2. Summary of Significant Accounting Policies
|3 Months Ended
Mar. 31, 2018
|Accounting Policies [Abstract]
|Summary of Significant Accounting Policies
The accompanying consolidated financial statements of QS Energy Inc. include the accounts of QS Energy Inc. (the Parent) and its wholly owned subsidiaries, QS Energy Pool, Inc. and STWA Asia Pte. Limited. Intercompany transactions and balances have been eliminated in consolidation.
The accompanying consolidated financial statements have been prepared on a going concern basis, which contemplates the realization of assets and the settlement of liabilities and commitments in the normal course of business. As reflected in the accompanying consolidated financial statements, during the three-months ended March 31, 2018, the Company incurred a net loss of $700,000, used cash in operations of $295,000 and had a stockholders’ deficit of $2,004,000 as of that date. These factors raise substantial doubt about the Company’s ability to continue as a going concern. The ability of the Company to continue as a going concern is dependent upon the Company’s ability to raise additional funds and implement its business plan. The financial statements do not include any adjustments that might be necessary if the Company is unable to continue as a going concern.
In addition, the Company's independent registered public accounting firm, in its report on the Company's December 31, 2017 financial statements, has raised substantial doubt about the Company's ability to continue as a going concern.
At March 31, 2018, the Company had cash on hand in the amount of $225,000. Management estimates that the current funds on hand will be sufficient to continue operations through August 2018. Management is currently seeking additional funds, primarily through the issuance of debt and equity securities for cash to operate our business, including without limitation the expenses it will incur in connection with the license agreements with Temple; costs associated with product development and commercialization of the AOT technologies; costs to manufacture and ship the products; costs to design and implement an effective system of internal controls and disclosure controls and procedures; costs of maintaining our status as a public company by filing periodic reports with the SEC and costs required to protect our intellectual property. In addition, as discussed below, the Company has substantial contractual commitments, including without limitation salaries to our executive officers pursuant to employment agreements, certain payments to a former officer and consulting fees, during the remainder of 2018 and beyond.
No assurance can be given that any future financing will be available or, if available, that it will be on terms that are satisfactory to the Company. Even if the Company is able to obtain additional financing, it may contain undue restrictions on our operations, in the case of debt financing or cause substantial dilution for our stockholders in case of equity financing.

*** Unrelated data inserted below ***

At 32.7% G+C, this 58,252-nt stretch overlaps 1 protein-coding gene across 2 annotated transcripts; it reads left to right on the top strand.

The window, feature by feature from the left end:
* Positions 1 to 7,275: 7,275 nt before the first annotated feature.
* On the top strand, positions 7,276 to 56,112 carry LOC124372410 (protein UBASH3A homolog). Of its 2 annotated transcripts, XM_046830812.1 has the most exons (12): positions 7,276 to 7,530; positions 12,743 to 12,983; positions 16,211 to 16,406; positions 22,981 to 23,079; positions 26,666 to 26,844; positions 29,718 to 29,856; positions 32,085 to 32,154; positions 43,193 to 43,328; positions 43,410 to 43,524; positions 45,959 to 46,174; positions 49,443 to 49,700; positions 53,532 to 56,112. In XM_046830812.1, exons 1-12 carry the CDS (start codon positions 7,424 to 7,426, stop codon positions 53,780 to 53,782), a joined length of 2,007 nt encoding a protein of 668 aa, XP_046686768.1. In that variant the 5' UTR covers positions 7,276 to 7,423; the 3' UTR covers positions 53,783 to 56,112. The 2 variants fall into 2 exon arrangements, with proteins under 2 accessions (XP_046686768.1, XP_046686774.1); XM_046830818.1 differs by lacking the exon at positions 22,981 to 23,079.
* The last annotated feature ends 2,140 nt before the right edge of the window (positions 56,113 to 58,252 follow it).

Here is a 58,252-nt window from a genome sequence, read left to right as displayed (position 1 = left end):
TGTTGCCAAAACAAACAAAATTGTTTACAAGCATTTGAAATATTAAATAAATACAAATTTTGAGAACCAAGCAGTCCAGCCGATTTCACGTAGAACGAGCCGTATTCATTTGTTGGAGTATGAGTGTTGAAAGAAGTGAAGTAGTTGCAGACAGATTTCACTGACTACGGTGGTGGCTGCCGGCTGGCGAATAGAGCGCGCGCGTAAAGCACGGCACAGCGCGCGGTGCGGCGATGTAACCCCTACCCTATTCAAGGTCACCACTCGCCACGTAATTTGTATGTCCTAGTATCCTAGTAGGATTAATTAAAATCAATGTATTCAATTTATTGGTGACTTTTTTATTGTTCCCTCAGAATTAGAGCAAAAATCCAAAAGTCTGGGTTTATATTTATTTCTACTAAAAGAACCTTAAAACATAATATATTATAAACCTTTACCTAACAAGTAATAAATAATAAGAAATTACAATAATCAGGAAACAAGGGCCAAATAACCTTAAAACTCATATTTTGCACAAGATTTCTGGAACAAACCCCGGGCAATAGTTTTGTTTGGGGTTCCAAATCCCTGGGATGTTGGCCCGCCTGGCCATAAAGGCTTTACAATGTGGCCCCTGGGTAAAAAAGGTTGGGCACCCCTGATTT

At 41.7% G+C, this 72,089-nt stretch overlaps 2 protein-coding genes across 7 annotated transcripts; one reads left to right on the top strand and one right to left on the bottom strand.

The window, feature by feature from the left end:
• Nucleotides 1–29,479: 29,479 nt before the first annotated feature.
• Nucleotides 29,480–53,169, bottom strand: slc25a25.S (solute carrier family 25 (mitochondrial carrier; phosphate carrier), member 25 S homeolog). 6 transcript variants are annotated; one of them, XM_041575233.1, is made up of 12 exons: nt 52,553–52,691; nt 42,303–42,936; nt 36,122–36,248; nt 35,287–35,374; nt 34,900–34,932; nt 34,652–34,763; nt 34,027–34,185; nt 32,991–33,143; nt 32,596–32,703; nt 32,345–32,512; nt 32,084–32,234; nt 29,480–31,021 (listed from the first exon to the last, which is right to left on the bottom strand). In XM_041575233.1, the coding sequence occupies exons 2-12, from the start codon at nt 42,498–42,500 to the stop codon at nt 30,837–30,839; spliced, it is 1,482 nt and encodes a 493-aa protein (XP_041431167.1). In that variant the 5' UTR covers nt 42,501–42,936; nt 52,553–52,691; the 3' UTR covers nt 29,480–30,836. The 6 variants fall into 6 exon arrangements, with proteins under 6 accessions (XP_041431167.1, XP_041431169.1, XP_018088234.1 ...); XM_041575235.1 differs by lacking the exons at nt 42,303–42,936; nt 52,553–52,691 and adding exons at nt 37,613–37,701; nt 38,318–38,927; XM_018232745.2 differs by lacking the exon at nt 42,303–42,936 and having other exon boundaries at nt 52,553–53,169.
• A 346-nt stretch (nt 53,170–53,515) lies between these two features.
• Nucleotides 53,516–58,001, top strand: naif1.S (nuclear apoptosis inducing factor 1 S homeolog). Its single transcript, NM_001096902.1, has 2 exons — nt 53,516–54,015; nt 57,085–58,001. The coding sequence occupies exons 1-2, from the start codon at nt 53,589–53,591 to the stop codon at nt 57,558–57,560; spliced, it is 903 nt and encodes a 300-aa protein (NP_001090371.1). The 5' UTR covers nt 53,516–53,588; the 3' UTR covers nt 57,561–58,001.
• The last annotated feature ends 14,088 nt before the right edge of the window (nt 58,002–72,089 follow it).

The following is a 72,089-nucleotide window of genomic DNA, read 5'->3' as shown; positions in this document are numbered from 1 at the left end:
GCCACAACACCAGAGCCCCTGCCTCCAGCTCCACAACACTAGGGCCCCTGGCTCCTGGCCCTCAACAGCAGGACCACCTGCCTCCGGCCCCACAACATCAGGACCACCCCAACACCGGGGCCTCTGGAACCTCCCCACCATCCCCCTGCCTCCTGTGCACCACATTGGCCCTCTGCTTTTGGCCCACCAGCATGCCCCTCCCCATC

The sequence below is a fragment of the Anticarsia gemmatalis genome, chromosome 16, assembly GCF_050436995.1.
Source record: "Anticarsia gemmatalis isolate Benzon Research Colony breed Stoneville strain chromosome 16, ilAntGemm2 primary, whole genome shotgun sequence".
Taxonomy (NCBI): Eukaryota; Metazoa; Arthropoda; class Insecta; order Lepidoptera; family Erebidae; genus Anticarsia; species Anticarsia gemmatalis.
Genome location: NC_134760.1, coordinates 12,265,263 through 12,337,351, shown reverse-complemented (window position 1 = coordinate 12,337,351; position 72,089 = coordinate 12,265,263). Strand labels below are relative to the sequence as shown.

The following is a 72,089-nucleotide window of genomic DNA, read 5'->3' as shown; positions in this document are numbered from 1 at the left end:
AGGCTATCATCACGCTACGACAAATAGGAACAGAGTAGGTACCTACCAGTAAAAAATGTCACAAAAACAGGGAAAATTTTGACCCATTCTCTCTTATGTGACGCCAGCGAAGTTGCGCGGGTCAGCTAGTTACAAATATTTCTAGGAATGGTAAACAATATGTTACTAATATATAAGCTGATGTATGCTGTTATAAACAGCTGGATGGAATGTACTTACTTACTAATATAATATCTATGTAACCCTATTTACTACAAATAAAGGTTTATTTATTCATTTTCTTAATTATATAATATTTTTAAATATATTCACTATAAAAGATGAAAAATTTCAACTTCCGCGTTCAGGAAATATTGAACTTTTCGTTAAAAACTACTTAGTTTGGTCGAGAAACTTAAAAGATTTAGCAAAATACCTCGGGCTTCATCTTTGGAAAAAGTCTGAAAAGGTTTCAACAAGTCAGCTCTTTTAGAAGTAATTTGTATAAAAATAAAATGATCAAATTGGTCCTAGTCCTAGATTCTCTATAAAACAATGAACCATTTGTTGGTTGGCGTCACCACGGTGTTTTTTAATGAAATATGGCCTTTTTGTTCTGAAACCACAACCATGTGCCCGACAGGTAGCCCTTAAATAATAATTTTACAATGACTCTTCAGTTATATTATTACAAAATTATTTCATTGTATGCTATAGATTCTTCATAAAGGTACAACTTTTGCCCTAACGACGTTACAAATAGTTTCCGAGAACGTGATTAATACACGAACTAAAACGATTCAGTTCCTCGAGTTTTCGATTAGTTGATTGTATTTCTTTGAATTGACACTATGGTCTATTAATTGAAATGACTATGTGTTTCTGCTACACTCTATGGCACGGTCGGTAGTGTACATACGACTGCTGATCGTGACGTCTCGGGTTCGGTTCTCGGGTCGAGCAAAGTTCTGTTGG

Basic and Diluted Income (loss) per share
Our computation of earnings per share (“EPS”) includes basic and diluted EPS. Basic EPS is measured as the income (loss) available to common stockholders divided by the weighted average common shares outstanding for the period. Diluted income (loss) per share reflects the potential dilution, using the treasury stock method, that could occur if securities or other contracts to issue common stock were exercised or converted into common stock or resulted in the issuance of common stock that then shared in the income (loss) of the Company as if they had been converted at the beginning of the periods presented, or issuance date, if later. In computing diluted income (loss) per share, the treasury stock method assumes that outstanding options and warrants are exercised and the proceeds are used to purchase common stock at the average market price during the period. Options and warrants may have a dilutive effect under the treasury stock method only when the average market price of the common stock during the period exceeds the exercise price of the options and warrants. Potential common shares that have an antidilutive effect (i.e., those that increase income per share or decrease loss per share) are excluded from the calculation of diluted EPS.
Income (loss) per common share is computed by dividing net income (loss) by the weighted average number of shares of common stock outstanding during the respective periods. Basic and diluted (loss) per common share is the same for periods in which the Company reported an operating loss because all warrants and stock options outstanding are anti-dilutive. At March 31, 2018 and 2017, we excluded the outstanding securities summarized below, which entitle the holders thereof to acquire shares of common stock as their effect would have been anti-dilutive.